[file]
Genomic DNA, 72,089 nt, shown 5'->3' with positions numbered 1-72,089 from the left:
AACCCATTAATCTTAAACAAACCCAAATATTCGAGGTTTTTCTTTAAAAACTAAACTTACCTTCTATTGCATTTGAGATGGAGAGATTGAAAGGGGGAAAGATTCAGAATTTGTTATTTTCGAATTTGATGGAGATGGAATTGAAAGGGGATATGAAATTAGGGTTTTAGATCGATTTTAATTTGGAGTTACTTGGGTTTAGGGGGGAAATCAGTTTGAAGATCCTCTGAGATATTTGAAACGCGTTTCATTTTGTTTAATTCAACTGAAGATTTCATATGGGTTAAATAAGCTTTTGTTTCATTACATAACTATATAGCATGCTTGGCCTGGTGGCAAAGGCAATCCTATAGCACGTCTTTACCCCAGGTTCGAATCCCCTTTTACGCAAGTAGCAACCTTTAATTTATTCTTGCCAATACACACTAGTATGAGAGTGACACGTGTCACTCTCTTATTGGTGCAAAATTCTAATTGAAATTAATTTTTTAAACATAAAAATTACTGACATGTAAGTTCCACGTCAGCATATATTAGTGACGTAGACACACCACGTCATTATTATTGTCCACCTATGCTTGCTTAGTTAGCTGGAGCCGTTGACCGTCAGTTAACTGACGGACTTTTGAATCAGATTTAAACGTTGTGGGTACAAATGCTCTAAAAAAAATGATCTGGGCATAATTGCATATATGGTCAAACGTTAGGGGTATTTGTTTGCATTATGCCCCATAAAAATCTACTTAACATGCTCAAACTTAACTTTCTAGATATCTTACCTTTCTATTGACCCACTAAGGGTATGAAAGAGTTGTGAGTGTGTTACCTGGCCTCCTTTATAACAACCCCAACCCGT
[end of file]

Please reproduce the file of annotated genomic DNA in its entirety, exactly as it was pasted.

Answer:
Genomic DNA, 72,089 nt, shown 5'->3' with positions numbered 1-72,089 from the left:
AACCCATTAATCTTAAACAAACCCAAATATTCGAGGTTTTTCTTTAAAAACTAAACTTACCTTCTATTGCATTTGAGATGGAGAGATTGAAAGGGGGAAAGATTCAGAATTTGTTATTTTCGAATTTGATGGAGATGGAATTGAAAGGGGATATGAAATTAGGGTTTTAGATCGATTTTAATTTGGAGTTACTTGGGTTTAGGGGGGAAATCAGTTTGAAGATCCTCTGAGATATTTGAAACGCGTTTCATTTTGTTTAATTCAACTGAAGATTTCATATGGGTTAAATAAGCTTTTGTTTCATTACATAACTATATAGCATGCTTGGCCTGGTGGCAAAGGCAATCCTATAGCACGTCTTTACCCCAGGTTCGAATCCCCTTTTACGCAAGTAGCAACCTTTAATTTATTCTTGCCAATACACACTAGTATGAGAGTGACACGTGTCACTCTCTTATTGGTGCAAAATTCTAATTGAAATTAATTTTTTAAACATAAAAATTACTGACATGTAAGTTCCACGTCAGCATATATTAGTGACGTAGACACACCACGTCATTATTATTGTCCACCTATGCTTGCTTAGTTAGCTGGAGCCGTTGACCGTCAGTTAACTGACGGACTTTTGAATCAGATTTAAACGTTGTGGGTACAAATGCTCTAAAAAAAATGATCTGGGCATAATTGCATATATGGTCAAACGTTAGGGGTATTTGTTTGCATTATGCCCCATAAAAATCTACTTAACATGCTCAAACTTAACTTTCTAGATATCTTACCTTTCTATTGACCCACTAAGGGTATGAAAGAGTTGTGAGTGTGTTACCTGGCCTCCTTTATAACAACCCCAACCCGT